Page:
Alberta Canada Caribou Agreement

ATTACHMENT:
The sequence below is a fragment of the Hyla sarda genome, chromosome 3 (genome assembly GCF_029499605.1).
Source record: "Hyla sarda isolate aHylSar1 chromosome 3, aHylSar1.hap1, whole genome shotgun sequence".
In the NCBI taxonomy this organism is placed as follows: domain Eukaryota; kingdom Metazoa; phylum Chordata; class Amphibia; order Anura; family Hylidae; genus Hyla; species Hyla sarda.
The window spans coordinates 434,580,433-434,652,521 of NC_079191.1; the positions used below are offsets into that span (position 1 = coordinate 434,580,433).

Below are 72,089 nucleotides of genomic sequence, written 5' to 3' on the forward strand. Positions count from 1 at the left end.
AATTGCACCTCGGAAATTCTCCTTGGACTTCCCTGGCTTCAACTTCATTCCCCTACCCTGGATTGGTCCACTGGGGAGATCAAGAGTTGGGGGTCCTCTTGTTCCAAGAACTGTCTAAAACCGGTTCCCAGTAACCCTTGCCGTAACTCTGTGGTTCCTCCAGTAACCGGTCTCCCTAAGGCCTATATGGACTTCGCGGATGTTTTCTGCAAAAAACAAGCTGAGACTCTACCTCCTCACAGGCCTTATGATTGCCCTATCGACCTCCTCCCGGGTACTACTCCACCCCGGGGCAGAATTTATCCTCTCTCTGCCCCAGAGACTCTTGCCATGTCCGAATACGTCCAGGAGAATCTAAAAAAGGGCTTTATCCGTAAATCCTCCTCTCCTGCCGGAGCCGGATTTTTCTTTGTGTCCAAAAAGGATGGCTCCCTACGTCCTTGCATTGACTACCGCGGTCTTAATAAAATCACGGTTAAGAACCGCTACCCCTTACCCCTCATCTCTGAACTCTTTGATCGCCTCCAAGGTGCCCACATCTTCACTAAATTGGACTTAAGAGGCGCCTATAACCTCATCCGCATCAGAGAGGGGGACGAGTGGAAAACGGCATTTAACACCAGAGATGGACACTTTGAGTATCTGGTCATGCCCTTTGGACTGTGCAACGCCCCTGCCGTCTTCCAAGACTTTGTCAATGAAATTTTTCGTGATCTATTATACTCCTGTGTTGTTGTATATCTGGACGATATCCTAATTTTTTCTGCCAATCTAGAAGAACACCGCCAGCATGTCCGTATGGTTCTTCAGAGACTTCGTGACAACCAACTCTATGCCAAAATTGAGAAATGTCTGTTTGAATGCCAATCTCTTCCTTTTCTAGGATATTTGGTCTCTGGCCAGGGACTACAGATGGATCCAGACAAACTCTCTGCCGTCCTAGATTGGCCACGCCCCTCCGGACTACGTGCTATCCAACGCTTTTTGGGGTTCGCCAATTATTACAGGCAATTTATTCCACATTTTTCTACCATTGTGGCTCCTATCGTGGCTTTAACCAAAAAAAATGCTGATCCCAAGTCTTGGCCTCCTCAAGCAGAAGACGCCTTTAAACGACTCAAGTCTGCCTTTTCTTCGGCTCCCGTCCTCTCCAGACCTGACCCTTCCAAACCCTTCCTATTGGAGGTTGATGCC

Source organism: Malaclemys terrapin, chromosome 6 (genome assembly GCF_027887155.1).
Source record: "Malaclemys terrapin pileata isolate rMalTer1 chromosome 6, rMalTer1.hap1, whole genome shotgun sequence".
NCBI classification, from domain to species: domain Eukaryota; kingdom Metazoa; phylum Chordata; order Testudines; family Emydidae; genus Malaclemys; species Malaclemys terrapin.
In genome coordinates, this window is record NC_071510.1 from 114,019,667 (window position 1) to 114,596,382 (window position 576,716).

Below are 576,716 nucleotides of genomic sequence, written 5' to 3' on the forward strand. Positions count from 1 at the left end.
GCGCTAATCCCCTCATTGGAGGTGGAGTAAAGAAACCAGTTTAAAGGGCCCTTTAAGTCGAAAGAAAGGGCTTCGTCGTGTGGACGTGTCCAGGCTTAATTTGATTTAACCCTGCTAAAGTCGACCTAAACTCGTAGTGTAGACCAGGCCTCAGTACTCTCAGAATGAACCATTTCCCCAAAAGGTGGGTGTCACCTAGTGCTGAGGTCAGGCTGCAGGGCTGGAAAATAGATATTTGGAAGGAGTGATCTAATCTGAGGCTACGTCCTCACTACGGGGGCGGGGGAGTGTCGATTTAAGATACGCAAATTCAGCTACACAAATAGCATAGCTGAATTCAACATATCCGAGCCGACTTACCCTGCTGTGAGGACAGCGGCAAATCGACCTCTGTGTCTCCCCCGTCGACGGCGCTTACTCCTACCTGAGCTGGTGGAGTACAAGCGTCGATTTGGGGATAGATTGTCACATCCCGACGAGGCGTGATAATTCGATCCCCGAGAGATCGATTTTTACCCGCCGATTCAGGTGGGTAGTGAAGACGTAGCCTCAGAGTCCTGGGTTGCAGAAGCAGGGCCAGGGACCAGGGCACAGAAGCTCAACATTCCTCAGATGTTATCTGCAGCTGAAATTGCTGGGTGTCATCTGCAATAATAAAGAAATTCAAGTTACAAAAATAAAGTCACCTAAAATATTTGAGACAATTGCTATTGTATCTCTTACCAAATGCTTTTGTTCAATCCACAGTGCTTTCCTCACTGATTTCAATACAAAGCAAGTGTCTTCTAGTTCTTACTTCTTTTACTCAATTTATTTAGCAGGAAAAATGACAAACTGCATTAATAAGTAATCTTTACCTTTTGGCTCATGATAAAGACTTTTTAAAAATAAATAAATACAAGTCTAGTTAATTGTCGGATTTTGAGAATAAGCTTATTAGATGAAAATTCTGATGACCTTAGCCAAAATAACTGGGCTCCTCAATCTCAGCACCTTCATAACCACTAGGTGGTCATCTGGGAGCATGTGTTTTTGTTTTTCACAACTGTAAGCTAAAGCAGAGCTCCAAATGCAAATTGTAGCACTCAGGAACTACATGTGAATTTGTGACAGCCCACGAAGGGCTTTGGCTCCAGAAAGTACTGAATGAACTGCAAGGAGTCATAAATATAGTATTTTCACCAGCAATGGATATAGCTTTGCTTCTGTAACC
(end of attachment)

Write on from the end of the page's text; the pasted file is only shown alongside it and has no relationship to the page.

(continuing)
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Due to habitat changes and the proliferation of predators, Alberta caribou populations have declined in recent years. The conservation agreement is under Section 11 of the Federal Species at Risk Act. “This agreement with the federal government is consistent with Alberta`s commitment to end decades of uncertainty regarding karibou recovery and land use,” said Nixon. The agreement builds on the momentum created last year by the Government of Alberta through its sub-regional task forces, setting out timetables and milestones for its work, including the consideration of social, economic and environmental values in the government`s sub-regional direction. B.4.2 Run access management planning that is consistent with the conservation and restoration objectives of forest caribou, but this will have little effect on changing the immediate facts on the ground for Caribou, Fluker said. 8.3.2.2 Preserving and managing undisturbed biophysical habitats and habitats so that all forest caribou communities in Alberta can self-contract over the long term; and 5.1 The parties will cooperate to develop, modify and implement remediation strategies, action plans, management plans, surface plans, sub-regional plans and other related documents related to the conservation, management and restoration of forest sites. This cooperation includes: B.5.1 Ensuring the conditions for authorisation for existing and future uses of energy, forestry and other land uses, minimizing the impact, including cumulative effects, on critical habitat of forest maintenance, individual populations of caribu and forest caribu. Policy for Alberta (2011). Alberta will implement existing agreements and assess the impact of these agreements on the contribution to forest meat conservation and restoration. Oil and gas drilling and mineral exploration can now be resumed in caribou areas if they are “consistent with forest caribou conservation and restoration objectives,” the plan says. 8.1.6 Some improvements in the protection of forest caribou and their critical habitat can be addressed in current decision-making processes, while others may require legislative, regulatory or policy changes; An “access management plan,” a plan outlining a coordinated network of access routes for sustainable resource development, supporting the achievement of forest maintenance objectives, while promoting cost-effectiveness, accelerating approvals and reducing footprint.